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PNS Daily Newscast - September 20, 2019 


A whistleblower complaint against President Trump sets off tug-of-war between Congress and the White House; and students around the world strike today to demand action on climate change.

2020Talks - September 20, 2019. (3 min.)  


Climate change is a big issue this election season, and global climate strikes kick off, while UAW labor strikes continue.

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New Bill Aims to Protect NY Drinking Water

For small towns, the EPA does not require testing drinking water for emerging contaminants. (Daniel Case [CC BY-SA 3.0 (https://creativecommons.org/licenses/by-sa/3.0)])
For small towns, the EPA does not require testing drinking water for emerging contaminants. (Daniel Case [CC BY-SA 3.0 (https://creativecommons.org/licenses/by-sa/3.0)])
June 5, 2019

ALBANY, N.Y. – Many drinking-water sources in New York state are not tested for a variety of dangerous chemicals, but a new bill in the State Assembly could remedy that.

Every few years, the federal Environmental Protection Agency publishes a list of emerging contaminants - chemicals determined to be dangerous to human health - for which drinking water should be tested. However, water supplies serving fewer than 10,000 people are not tested for those newly listed chemicals.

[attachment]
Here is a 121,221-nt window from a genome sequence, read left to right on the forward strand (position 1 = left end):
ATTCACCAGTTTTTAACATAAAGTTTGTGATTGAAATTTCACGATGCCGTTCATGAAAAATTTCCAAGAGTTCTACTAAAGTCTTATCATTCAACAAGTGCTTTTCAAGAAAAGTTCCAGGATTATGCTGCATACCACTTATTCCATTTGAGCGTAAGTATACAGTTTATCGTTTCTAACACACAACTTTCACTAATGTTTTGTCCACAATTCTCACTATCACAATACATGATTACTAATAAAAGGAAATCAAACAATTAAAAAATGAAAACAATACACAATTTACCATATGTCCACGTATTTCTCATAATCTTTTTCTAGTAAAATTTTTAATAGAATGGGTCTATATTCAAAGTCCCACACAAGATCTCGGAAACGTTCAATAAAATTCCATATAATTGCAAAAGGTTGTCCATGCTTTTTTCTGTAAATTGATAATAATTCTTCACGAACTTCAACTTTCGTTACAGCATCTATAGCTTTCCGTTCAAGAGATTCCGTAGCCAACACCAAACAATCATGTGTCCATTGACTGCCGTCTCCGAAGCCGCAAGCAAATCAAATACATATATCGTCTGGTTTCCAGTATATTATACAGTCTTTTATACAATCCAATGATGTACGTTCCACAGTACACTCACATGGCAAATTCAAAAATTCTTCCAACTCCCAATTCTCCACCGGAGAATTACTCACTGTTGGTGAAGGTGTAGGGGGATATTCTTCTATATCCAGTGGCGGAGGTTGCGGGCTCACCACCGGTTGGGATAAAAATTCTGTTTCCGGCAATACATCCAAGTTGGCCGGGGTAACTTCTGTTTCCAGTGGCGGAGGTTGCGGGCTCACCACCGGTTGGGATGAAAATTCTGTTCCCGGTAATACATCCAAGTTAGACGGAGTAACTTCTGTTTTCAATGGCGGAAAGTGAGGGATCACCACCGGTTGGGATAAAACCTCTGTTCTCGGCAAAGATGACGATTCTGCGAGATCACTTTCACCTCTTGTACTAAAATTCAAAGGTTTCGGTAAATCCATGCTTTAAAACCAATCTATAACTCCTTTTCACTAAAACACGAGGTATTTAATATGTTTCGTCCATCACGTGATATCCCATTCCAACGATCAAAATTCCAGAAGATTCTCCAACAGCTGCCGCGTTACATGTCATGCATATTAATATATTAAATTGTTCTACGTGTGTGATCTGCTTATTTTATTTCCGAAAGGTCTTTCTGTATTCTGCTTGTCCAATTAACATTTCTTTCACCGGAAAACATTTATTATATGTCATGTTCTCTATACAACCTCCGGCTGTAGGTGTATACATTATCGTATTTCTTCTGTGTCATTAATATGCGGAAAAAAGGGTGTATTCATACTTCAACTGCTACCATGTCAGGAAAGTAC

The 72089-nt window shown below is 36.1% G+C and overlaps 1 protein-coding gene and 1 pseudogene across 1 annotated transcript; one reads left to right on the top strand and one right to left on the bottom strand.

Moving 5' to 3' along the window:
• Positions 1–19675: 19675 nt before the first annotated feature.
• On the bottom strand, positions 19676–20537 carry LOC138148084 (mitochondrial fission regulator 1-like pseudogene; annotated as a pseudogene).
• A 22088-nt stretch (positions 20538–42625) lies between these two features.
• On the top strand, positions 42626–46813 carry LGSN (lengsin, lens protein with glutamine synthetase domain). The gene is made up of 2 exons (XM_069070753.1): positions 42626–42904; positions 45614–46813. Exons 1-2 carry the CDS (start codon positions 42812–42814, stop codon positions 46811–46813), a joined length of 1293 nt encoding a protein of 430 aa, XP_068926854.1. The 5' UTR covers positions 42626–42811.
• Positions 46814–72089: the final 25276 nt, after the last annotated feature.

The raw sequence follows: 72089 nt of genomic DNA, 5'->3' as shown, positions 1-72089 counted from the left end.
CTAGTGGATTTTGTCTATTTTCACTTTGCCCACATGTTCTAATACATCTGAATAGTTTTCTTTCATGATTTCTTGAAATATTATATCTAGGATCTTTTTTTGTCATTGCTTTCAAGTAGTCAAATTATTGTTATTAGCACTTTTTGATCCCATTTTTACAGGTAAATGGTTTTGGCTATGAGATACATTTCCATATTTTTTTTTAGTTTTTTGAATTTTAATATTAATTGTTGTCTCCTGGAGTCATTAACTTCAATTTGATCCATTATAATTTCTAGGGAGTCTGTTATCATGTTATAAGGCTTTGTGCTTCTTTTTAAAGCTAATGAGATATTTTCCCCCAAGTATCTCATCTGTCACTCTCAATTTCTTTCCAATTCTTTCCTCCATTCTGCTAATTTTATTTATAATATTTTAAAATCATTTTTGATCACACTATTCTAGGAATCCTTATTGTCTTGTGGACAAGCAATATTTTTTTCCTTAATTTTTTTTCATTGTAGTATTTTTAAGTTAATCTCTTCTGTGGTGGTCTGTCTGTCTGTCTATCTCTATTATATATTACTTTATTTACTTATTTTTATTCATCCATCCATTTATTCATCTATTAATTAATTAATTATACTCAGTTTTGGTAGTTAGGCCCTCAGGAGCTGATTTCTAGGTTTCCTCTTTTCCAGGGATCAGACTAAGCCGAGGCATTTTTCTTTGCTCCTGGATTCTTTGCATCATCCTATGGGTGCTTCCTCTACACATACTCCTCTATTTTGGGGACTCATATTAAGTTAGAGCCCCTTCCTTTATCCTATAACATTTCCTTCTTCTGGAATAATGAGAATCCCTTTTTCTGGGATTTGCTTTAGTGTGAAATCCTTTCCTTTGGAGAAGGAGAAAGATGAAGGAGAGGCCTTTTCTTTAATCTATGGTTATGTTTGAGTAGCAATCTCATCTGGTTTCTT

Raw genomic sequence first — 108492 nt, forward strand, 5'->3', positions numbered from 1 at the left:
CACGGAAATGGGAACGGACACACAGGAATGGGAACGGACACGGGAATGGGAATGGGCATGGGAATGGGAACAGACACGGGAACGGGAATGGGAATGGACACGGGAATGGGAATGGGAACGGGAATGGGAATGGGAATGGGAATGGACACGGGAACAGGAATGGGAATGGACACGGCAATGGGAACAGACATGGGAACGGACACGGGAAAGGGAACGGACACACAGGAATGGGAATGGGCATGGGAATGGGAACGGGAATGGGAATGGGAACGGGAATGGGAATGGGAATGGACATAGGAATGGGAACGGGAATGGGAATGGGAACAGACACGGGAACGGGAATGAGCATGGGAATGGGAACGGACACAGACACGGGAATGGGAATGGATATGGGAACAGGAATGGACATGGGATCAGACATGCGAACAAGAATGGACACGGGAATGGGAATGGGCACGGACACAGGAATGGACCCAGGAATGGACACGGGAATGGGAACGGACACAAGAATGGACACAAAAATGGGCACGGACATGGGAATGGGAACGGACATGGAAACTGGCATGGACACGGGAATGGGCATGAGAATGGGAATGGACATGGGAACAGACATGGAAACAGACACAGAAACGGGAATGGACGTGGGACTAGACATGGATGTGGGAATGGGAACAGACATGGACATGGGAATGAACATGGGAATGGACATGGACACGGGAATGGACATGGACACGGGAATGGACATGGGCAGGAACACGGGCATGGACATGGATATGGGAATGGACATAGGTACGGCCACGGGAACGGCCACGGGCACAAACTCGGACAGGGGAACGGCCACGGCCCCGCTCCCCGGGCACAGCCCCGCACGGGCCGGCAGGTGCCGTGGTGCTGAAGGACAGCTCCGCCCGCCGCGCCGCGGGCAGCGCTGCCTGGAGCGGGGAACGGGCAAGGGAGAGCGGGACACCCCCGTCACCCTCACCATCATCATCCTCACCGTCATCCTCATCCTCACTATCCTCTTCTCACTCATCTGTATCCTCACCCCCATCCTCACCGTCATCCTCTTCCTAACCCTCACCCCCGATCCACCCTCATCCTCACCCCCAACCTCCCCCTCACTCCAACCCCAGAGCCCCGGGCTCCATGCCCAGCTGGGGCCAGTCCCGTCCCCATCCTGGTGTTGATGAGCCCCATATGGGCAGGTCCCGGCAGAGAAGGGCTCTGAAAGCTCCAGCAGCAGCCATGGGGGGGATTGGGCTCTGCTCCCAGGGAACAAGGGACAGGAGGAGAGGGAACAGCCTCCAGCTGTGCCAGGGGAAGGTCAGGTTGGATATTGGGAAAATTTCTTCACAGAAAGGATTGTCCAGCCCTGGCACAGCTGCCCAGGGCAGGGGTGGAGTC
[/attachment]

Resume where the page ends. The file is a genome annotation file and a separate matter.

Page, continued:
Maureen Cunningham, senior director for clean water at Environmental Advocates of New York, said the bill, A-7839, would establish a list of chemicals that all public water supplies should be tested for, and set a deadline for the New York State Department of Health to implement testing.

"That includes PFOA and PFAS in addition to other chemicals that are known to occur in New York state from that latest round of EPA testing," she said.

PFOA and PFAS, used in nonstick cookware and other products, wasn't discovered in the drinking water in Hoosick Falls, N.Y., until a town resident had the water tested himself. Hoosick Falls has fewer than 4,000 residents.

Cunningham said failing to test the public water supplies of smaller towns can put many New Yorkers at risk.

"There's 2,700 smaller systems under 10,000 people, serving roughly 2.5 million New Yorkers," she said.

She said those communities still may not know if dangerous chemicals are in their drinking water. In September 2016, 1,001 days ago, Cunningham noted, Gov. Andrew Cuomo's administration sent a letter to the EPA saying it would close the loophole that allows smaller water systems to go untested. However, nothing has changed - until now.

"The legislation takes that step by establishing the emerging contaminant list and encouraging DOH to test for these chemicals in all public water systems in New York, and not just the larger systems," Cunningham said.

Legislators are to join with environmentalists and other groups at the state Capitol building today to call for immediate action on Assembly Bill A-7839. The bill's text is online at nyassembly.gov.

Andrea Sears, Public News Service - NY